2020 Democratic primary: who’s on the ballot?

Published 1:00 pm Monday, March 2, 2020

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Fourteen Democratic candidates will be listed on the ballot in tomorrow’s presidential primary, but only five remain in the race.

According to The New York Times, former South Bend, Indiana, Mayor Pete Buttigieg, America’s first openly gay major presidential candidate, suspended his campaign on Sunday following his loss in Saturday’s South Carolina primary to former Vice President Joe Biden. The remaining candidates, including Biden, are Vermont Sen. Bernie Sanders, who currently leads with 56 of the 145 Democratic convention delegates allocated so far, compared to Biden’s 48; Massachusetts Sen. Elizabeth Warren; Minnesota Sen. Amy Klobuchar; and former New York City Mayor Michael Bloomberg.

Buttigieg, despite suspending his campaign, has amassed 26 delegates during the four primaries that have occurred to-date, with Warren securing eight and Klobuchar securing seven. On Tuesday, a third of the 1,991 delegates needed to win the Democratic presidential nomination will be allocated following primary elections in 14 states, including Virginia, as well as the Democrats abroad primary and the American Samoa caucus.

According to Franklin City Voter Registrar Jennifer Maynard, the candidates who have dropped out of the race — which in addition to Buttigieg now include Cory Booker, Julian Castro, Marianne Williamson, Michael Bennet, Tulsi Gabbard, Deval Patrick, Andrew Yang and Tom Steyer – haven’t officially notified the Virginia Department of Elections, which is why all 14 candidates remain on the ballot. Votes for candidates who have dropped out will still be counted, she confirmed.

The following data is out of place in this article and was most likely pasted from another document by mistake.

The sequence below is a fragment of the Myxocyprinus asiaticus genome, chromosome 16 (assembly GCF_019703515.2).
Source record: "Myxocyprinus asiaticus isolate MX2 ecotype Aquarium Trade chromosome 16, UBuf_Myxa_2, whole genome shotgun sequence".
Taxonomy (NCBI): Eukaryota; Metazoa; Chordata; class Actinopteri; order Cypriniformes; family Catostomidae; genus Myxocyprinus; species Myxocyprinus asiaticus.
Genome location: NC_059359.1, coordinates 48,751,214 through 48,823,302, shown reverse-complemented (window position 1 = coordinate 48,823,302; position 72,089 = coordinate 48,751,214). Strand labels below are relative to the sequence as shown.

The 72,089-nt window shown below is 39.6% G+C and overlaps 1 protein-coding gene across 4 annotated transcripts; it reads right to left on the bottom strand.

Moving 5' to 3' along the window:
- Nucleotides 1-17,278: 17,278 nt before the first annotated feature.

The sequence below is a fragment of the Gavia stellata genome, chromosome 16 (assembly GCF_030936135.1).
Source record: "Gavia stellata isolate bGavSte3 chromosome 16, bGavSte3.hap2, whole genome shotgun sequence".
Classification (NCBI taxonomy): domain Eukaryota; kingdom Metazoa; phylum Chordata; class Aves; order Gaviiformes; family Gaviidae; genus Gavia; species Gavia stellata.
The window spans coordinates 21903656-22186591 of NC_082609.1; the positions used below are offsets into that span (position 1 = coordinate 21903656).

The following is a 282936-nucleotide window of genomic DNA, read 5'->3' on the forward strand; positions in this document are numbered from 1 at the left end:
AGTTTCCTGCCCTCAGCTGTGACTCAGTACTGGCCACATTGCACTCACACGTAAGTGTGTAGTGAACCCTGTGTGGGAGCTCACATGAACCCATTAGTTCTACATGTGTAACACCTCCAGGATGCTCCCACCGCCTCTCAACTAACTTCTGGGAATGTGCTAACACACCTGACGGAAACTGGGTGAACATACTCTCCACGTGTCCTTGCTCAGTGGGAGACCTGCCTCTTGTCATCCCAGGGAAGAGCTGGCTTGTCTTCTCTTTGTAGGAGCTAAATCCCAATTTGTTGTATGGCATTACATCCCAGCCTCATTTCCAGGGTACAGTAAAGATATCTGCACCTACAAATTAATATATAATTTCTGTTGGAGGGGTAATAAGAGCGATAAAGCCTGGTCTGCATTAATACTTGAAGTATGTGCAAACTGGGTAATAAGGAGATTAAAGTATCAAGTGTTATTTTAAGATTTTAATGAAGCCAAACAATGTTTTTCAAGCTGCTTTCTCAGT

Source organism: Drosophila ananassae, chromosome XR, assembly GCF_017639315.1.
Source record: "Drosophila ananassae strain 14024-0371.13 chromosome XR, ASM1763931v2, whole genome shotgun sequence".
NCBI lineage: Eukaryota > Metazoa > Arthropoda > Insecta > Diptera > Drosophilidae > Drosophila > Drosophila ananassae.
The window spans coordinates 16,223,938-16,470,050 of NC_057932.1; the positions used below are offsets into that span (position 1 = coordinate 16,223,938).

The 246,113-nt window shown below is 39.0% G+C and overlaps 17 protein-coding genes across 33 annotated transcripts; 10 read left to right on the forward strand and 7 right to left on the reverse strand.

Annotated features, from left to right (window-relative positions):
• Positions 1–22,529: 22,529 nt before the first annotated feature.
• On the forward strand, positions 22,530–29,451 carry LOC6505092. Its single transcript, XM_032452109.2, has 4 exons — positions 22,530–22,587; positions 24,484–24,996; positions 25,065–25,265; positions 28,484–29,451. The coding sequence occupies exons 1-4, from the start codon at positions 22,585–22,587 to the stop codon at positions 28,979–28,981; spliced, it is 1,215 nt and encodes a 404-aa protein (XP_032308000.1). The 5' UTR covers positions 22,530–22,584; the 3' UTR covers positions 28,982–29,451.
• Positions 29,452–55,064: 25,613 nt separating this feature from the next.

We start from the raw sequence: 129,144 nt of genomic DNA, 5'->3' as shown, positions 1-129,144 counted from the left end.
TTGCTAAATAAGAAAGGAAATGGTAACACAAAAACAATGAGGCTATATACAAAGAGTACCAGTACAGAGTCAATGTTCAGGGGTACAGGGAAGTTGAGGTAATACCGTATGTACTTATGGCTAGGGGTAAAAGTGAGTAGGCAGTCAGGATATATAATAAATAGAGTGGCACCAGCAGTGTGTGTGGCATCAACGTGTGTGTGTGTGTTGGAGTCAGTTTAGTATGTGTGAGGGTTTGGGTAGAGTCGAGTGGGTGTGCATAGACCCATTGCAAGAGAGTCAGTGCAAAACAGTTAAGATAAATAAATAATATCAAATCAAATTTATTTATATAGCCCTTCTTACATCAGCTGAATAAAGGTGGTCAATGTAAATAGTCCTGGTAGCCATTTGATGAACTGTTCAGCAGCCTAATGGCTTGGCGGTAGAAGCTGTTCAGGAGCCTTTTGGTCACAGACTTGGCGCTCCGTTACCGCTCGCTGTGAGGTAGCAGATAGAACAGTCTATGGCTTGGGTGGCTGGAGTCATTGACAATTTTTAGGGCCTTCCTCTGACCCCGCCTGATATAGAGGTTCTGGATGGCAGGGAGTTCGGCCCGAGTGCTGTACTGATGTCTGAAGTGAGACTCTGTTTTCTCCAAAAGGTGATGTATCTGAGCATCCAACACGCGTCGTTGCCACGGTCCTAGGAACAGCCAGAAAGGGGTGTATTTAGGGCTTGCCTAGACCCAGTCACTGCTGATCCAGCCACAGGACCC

The  Republican Party will not hold a primary on March 3, 2020, and instead decided to choose delegates at a state convention to send to the GOP’s national convention, according to ABC Hampton Roads affiliate WVEC 13NewsNow.

Polls will be open tomorrow from 6 a.m. to 7 p.m. In Virginia, primaries are open to all registered voters, regardless of party affiliation. Voters will need to bring one of the following accepted forms of photo identification:

  • Virginia driver’s license
  • Virginia DMV-issued photo ID
  • United States passport
  • Employer-issued photo ID
  • Virginia voter photo ID card
  • Other U.S. or Virginia government-issued photo ID
  • Student photo ID issued by a public or private school, college or university located in Virginia
  • Tribal enrollment or other tribal photo ID

Voters without any of these forms of photo ID can get a free voter photo ID at any Virginia voter registration office, including on election day.

Polling locations are as follows: